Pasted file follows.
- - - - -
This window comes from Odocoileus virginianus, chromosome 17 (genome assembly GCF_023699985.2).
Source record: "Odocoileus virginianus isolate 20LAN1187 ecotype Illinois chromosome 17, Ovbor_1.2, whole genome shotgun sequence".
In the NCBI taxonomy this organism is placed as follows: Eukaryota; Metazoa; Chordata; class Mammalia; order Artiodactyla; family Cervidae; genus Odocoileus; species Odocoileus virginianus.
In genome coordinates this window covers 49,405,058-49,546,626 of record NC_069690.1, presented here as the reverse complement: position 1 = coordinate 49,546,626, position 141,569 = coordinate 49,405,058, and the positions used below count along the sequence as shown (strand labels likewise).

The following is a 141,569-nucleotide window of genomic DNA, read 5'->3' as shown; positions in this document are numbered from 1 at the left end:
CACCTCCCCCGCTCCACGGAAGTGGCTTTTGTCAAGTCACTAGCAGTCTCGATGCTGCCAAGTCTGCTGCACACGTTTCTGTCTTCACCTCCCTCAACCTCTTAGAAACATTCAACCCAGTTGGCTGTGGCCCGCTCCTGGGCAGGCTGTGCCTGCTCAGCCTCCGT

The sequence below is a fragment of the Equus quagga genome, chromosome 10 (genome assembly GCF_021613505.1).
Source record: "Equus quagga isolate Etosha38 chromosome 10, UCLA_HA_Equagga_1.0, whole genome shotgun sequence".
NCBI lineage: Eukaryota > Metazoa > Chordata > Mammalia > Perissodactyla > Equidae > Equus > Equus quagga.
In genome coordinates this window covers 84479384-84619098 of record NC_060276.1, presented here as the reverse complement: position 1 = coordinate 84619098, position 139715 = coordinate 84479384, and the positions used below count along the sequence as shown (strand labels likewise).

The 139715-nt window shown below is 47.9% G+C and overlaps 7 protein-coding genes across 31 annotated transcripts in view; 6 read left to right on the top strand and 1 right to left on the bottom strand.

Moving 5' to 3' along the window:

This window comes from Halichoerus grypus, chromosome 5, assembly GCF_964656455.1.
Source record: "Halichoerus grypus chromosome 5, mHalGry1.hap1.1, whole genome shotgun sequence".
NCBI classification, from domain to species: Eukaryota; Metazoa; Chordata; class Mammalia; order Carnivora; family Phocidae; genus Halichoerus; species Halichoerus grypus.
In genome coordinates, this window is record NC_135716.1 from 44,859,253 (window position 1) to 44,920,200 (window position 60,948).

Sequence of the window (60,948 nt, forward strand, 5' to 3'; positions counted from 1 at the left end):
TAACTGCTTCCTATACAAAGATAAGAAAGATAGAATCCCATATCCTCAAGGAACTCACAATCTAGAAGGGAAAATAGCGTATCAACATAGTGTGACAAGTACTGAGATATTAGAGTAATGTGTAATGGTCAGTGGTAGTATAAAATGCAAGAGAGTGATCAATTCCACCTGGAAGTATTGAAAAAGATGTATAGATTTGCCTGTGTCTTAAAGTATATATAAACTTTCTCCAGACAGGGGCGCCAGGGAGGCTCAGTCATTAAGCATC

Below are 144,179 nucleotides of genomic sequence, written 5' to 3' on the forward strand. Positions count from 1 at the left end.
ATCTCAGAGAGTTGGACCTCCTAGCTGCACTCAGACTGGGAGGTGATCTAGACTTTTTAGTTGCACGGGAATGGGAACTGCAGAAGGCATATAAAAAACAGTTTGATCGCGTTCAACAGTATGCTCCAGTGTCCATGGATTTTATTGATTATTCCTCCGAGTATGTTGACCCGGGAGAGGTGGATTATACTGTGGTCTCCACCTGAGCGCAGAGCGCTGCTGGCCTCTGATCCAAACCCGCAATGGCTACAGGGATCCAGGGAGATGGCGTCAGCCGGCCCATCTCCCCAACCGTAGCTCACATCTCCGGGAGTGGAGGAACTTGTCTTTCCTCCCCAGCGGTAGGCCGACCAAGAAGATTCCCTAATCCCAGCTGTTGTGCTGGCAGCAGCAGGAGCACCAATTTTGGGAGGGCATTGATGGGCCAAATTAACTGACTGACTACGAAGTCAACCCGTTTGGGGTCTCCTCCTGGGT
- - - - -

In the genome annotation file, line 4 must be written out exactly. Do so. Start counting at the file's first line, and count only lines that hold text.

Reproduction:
In genome coordinates this window covers 49,405,058-49,546,626 of record NC_069690.1, presented here as the reverse complement: position 1 = coordinate 49,546,626, position 141,569 = coordinate 49,405,058, and the positions used below count along the sequence as shown (strand labels likewise).